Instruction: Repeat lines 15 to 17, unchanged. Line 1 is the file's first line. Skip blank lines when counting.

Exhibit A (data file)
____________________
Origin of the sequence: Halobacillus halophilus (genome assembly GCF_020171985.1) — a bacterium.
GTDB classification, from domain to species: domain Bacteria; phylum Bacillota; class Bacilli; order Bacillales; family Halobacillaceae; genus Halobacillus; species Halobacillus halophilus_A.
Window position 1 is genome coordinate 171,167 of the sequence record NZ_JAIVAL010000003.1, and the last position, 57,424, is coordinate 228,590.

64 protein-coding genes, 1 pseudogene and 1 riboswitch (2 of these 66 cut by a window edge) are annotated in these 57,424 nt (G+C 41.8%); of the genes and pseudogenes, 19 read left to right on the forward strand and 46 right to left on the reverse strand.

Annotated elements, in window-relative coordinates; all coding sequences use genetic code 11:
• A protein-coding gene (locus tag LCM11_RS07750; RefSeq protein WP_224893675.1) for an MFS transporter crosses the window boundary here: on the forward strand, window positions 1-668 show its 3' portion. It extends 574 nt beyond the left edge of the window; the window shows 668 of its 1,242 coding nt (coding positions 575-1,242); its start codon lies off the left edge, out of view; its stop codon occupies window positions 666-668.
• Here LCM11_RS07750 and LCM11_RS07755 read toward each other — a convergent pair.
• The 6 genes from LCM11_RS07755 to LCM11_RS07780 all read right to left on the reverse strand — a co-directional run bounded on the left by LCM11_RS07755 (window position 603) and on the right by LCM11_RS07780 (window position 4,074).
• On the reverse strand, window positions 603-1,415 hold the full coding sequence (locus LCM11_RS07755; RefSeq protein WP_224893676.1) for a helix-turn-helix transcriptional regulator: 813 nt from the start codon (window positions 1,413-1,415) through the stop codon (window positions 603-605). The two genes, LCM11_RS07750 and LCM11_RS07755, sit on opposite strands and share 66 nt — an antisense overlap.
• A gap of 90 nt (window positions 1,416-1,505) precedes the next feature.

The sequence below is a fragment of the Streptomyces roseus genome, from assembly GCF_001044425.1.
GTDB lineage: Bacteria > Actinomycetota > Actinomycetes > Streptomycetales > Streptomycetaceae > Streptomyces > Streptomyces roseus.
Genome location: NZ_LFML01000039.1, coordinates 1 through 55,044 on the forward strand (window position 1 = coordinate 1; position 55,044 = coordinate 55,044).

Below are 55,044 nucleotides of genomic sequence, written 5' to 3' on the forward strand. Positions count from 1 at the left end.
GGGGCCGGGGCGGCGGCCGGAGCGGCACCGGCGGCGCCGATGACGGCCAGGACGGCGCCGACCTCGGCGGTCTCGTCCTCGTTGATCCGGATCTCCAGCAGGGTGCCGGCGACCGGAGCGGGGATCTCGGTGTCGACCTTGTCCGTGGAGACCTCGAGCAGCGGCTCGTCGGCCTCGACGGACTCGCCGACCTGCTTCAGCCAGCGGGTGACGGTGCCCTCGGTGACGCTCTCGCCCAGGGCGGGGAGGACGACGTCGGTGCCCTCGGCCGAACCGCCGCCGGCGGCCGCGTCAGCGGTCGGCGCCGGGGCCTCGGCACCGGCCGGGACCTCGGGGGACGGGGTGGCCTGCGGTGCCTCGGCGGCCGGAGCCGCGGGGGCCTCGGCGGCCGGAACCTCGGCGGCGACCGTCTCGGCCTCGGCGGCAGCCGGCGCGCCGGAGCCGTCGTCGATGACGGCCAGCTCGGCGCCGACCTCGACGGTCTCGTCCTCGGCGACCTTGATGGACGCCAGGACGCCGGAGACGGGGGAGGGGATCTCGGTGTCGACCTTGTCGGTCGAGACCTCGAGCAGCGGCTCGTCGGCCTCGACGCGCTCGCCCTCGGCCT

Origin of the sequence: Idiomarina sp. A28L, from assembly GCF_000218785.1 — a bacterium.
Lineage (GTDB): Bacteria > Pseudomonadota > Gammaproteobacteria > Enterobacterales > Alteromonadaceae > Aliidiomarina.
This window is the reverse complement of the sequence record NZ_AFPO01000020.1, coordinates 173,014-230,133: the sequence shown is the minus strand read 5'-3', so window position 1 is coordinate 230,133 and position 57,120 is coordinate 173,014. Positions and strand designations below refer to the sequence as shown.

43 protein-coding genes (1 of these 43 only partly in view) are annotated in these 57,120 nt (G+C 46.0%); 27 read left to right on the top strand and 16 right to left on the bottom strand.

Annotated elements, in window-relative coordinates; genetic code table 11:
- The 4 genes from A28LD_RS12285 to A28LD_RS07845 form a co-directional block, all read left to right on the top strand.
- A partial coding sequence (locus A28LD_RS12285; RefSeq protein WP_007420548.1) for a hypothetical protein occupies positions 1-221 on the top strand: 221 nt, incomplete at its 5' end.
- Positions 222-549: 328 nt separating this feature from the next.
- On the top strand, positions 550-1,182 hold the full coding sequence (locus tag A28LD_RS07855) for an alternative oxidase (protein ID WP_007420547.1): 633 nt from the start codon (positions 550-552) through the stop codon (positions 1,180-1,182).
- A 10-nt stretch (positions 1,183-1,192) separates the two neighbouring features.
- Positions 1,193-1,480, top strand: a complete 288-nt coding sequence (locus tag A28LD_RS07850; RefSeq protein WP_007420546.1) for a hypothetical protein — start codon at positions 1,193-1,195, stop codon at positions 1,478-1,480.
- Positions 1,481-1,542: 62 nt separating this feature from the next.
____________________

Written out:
GGGGCCGGGGCGGCGGCCGGAGCGGCACCGGCGGCGCCGATGACGGCCAGGACGGCGCCGACCTCGGCGGTCTCGTCCTCGTTGATCCGGATCTCCAGCAGGGTGCCGGCGACCGGAGCGGGGATCTCGGTGTCGACCTTGTCCGTGGAGACCTCGAGCAGCGGCTCGTCGGCCTCGACGGACTCGCCGACCTGCTTCAGCCAGCGGGTGACGGTGCCCTCGGTGACGCTCTCGCCCAGGGCGGGGAGGACGACGTCGGTGCCCTCGGCCGAACCGCCGCCGGCGGCCGCGTCAGCGGTCGGCGCCGGGGCCTCGGCACCGGCCGGGACCTCGGGGGACGGGGTGGCCTGCGGTGCCTCGGCGGCCGGAGCCGCGGGGGCCTCGGCGGCCGGAACCTCGGCGGCGACCGTCTCGGCCTCGGCGGCAGCCGGCGCGCCGGAGCCGTCGTCGATGACGGCCAGCTCGGCGCCGACCTCGACGGTCTCGTCCTCGGCGACCTTGATGGACGCCAGGACGCCGGAGACGGGGGAGGGGATCTCGGTGTCGACCTTGTCGGTCGAGACCTCGAGCAGCGGCTCGTCGGCCTCGACGCGCTCGCCCTCGGCCT

Origin of the sequence: Idiomarina sp. A28L, from assembly GCF_000218785.1 — a bacterium.
Lineage (GTDB): Bacteria > Pseudomonadota > Gammaproteobacteria > Enterobacterales > Alteromonadaceae > Aliidiomarina.